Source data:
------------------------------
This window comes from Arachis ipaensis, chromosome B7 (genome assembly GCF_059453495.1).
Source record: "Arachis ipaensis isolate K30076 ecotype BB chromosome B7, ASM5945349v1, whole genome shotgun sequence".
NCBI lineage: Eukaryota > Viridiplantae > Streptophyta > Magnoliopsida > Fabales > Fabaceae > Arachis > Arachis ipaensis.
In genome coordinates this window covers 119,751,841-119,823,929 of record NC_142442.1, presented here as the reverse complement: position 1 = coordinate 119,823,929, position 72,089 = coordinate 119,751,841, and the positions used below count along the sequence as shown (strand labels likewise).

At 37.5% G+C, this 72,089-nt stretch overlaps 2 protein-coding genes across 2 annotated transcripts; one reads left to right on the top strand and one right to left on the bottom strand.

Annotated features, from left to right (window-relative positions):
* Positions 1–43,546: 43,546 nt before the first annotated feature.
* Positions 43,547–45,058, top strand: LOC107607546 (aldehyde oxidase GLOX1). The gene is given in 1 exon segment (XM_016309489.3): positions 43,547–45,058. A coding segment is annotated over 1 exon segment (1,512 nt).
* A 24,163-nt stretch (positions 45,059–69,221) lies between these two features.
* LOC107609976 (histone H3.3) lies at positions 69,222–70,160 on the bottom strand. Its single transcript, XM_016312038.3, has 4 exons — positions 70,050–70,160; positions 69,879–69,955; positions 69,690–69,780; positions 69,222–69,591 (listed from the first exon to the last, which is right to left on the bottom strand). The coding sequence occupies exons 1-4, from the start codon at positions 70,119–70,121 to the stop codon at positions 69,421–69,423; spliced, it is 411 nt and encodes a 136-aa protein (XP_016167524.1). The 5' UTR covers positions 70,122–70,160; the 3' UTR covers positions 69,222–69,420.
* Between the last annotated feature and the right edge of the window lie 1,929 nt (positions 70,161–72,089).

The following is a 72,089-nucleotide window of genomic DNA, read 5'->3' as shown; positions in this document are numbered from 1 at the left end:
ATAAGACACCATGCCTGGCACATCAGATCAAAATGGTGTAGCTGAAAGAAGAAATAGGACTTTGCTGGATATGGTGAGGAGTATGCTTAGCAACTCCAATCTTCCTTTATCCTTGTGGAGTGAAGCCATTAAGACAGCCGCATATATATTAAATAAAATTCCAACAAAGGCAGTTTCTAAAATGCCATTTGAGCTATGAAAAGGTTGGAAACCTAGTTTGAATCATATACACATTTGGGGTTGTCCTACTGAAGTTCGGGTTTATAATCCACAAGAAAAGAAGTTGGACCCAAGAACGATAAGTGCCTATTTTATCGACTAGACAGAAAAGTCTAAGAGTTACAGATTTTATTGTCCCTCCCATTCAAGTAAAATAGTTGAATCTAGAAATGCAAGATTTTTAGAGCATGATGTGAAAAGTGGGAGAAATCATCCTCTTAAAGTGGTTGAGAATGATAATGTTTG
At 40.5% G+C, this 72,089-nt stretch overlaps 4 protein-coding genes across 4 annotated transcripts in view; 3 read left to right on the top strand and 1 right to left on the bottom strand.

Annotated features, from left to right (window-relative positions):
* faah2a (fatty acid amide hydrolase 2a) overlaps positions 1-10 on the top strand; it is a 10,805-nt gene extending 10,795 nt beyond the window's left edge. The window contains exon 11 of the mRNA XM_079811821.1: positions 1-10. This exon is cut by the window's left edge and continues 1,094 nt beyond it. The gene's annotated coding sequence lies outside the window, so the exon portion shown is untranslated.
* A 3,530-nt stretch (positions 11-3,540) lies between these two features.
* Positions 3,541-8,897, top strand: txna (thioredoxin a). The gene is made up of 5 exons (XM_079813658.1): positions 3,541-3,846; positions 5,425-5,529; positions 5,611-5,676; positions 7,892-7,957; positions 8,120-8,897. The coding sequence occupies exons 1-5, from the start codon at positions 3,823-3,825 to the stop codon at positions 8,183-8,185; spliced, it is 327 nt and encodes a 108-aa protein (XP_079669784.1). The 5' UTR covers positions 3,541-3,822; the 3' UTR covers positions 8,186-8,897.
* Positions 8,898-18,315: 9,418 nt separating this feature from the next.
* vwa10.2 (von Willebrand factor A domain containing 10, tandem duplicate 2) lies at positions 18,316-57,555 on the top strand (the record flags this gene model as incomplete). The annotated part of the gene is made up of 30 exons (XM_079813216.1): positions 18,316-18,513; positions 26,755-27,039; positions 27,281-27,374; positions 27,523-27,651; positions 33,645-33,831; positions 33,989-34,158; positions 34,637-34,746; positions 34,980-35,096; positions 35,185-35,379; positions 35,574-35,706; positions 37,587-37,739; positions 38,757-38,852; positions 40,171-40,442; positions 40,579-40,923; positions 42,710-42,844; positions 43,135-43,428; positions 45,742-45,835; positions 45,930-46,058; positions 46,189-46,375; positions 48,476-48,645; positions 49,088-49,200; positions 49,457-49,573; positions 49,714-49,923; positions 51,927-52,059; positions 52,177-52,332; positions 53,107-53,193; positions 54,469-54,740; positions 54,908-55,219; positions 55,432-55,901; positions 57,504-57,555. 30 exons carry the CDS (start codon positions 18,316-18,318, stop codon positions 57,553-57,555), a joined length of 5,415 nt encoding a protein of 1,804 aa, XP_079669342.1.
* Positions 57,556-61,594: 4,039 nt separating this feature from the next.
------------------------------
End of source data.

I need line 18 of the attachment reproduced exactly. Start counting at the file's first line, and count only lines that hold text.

* Positions 3,541-8,897, top strand: txna (thioredoxin a). The gene is made up of 5 exons (XM_079813658.1): positions 3,541-3,846; positions 5,425-5,529; positions 5,611-5,676; positions 7,892-7,957; positions 8,120-8,897. The coding sequence occupies exons 1-5, from the start codon at positions 3,823-3,825 to the stop codon at positions 8,183-8,185; spliced, it is 327 nt and encodes a 108-aa protein (XP_079669784.1). The 5' UTR covers positions 3,541-3,822; the 3' UTR covers positions 8,186-8,897.